As the events at Tranquillam House unfold, the guests are not only forced to face their inner demons but are also forced to ‘bond’ with each other. This results in initial perceptions between the fellow guests to make a dramatic turn and allows the narrative to touch on a number of sensitive issues: in particular grief, loss, and guilt. In true Liane Moriarty style this is executed particularly well, making for an enjoyable and rewarding read.

Under Literature Love’s rating scheme

this book has been awarded 4 out of 5 stars.


I really enjoyed this book.

This book is highly recommended.

Thank you to the publisher, Michael Joseph, for an Advance Review Copy of this book.


About the Author

You can find out more about Liane at




Bitter by Francesca Jakobi




Title:                                            Bitter

Author:                                        Francesca Jakobi

Genre:                                          Women’s’ Fiction

Publisher:                                   Weidenfeld & Nicolson

ISBN-10:                                       147460756X

ISBN-13:                                        978-1474607568

Date of Publication:                 4th October 2018 (paperback)

Date of Review:                         24th September 2018



It’s 1969, and while the summer of love lingers in London, Gilda is consumed by the mistakes of her past. She walked out on her beloved son Reuben when he was just a boy and fears he will never forgive her. When Reuben marries Alice, he seems transformed by love – a love Gilda has craved his entire adult life. What does his new wife have that she doesn’t? And how far will she go to find out? It’s an obsession that will bring shocking truths about the past to light . . .

My Review

Structured around short, fast-paced chapters, this first-person narrative is told from the perspective of Gilda: a twice-divorced, middle-aged woman whose only child has just married. Whilst the protagonist has been characterised as a stereotypical, over-bearing, Jewish mother, this characterisation is uniquely three-dimensional, where past and present timelines are brought together allowing the reader to empathise with Gilda’s heart-breaking story.

Affected by events of the past, Gilda’s relationship with her son, Rueben, is a distant one and her jealousy towards Rueben’s adoration of his new wife soon becomes an obsession for Gilda. But whilst the plot has an abundance of melancholic scenes, these are lifted by the narrator’s wonderfully dry sense of humour, which is prevalent right from the very start. The author’s strong metaphorical imagery is closely linked to this humour: ‘I planned this outfit months ago but this tight, white suit is too tight and too white. And this hat, all the netting …’.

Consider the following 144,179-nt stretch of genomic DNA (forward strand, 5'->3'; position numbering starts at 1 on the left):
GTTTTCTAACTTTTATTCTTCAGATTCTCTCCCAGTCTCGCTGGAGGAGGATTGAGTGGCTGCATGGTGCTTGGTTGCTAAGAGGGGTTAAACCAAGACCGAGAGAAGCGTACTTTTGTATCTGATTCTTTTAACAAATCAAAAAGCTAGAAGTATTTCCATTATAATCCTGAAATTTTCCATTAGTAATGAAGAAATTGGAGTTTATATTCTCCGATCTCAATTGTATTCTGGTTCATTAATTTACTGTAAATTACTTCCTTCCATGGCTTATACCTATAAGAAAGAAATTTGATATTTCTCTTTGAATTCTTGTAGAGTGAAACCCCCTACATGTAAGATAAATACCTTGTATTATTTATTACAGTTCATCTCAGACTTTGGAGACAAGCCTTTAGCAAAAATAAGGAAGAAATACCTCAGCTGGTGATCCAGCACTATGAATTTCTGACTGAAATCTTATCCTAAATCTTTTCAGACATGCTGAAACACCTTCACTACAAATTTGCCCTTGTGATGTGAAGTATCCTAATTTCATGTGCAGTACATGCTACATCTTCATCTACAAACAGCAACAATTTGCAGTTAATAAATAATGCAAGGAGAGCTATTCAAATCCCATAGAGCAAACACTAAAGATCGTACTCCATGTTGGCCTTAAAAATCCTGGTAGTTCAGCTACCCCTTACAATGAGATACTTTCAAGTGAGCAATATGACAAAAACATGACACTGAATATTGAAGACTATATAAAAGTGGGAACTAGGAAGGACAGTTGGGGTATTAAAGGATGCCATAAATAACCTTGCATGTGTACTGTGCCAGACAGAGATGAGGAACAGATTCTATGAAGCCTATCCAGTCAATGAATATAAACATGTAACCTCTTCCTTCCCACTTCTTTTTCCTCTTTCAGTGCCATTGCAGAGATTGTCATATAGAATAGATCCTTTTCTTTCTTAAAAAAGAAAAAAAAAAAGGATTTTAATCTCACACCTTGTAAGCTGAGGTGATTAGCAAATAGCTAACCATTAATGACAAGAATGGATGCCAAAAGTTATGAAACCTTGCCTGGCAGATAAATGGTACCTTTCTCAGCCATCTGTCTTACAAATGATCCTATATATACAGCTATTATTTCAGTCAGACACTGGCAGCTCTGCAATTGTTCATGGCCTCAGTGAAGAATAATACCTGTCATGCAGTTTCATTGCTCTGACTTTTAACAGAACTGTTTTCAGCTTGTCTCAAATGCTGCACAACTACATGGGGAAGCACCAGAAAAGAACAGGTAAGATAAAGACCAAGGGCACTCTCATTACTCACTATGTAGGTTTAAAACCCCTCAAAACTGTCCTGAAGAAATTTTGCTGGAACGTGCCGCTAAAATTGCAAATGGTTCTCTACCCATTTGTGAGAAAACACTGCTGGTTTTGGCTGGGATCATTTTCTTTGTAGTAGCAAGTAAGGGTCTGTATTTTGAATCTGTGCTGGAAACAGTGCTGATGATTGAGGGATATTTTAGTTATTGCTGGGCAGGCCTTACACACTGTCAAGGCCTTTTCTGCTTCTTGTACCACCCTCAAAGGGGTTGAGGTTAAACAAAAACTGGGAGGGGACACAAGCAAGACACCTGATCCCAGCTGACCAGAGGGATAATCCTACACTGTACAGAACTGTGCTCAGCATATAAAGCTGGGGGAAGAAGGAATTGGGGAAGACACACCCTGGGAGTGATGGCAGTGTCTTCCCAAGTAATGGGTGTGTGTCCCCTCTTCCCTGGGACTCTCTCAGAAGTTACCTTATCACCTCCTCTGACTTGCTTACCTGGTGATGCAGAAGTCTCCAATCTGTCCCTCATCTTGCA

The novel’s title is also metaphorical, with bitter being German for please. As a German girl living in an English boarding school in the early 1930s, when Gilda accidentally reverts to her native language with the use of the word bitter instead of please, she is ridiculed; highlighting Gilda’s both physical and metaphorical displacement in life.

Whilst I wouldn’t call this novel a psychological thriller as such, Gilda’s obsession towards her daughter-in-law comes very close to the line. There are moments of high suspense which will have you holding your breath, which together with its tight chapter structure, makes for an incredible edge-of-the-seat ride: just one little push and things could have turned very nasty indeed on more than one occasion!

But whilst this story has hints of a creepy psychological thriller, it is more a story of love, kindness, and true enduring friendship. This was a thoroughly enjoyable debut and I look forward to reading more from this author. I recommend this book to anybody who likes Carol Mason, Kit de Waal, or  Mary Paulson-Ellis

Under Literature Love’s rating scheme this book has been awarded 5 out of 5 stars.


I absolutely loved this book and couldn’t put it down. I recommend you stop what you’re doing and go and buy this book now!

Thank you to the author, publisher, and NetGalley

for an Advance Review Copy of this book

in return for an honest and unbiased review.


About the Author

Francesca studied psychology at the University of Sussex, followed by a stint teaching English in Turkey and the Czech Republic. On returning to her native London she got a job as a reporter on a local paper and has worked in journalism ever since. She’s currently a layout editor at the Financial Times.

Bitter is her first novel, inspired by her grandmother who was sued for divorce in the 1940s.



I Invited Her In by Adele Parks

I Invited Her In



Title:                                           I Invited Her In

Author:                                      Adele Parks

Publisher:                                 HQ – HarperCollins

ISBN-10:                                     000828461X

ISBN-13:                                     978-0008284619

Date of Publication:              18th September 2018

Date of Review:                      29th August 2018



‘I invited her in… and she took everything.’

When Mel hears from a long-lost friend in need of help, she doesn’t hesitate to invite her to stay. Mel and Abi were best friends back in the day, sharing the highs and lows of student life, until Mel’s unplanned pregnancy made her drop out of her studies.

Now, seventeen years later, Mel and Abi’s lives couldn’t be more different. Mel is happily married, having raised her son on her own before meeting her husband, Ben. Now they share gorgeous girls and have a chaotic but happy family home, with three children.

Abi, meanwhile, followed her lover to LA for a glamorous life of parties, celebrity and indulgence. Everything was perfect, until she discovered her partner had been cheating on her. Seventeen years wasted, and nothing to show for it. So what Abi needs now is a true friend to lean on, to share her grief over a glass of wine, and to have some time to heal. And what better place than Mel’s house, with her lovely kids, and supportive husband…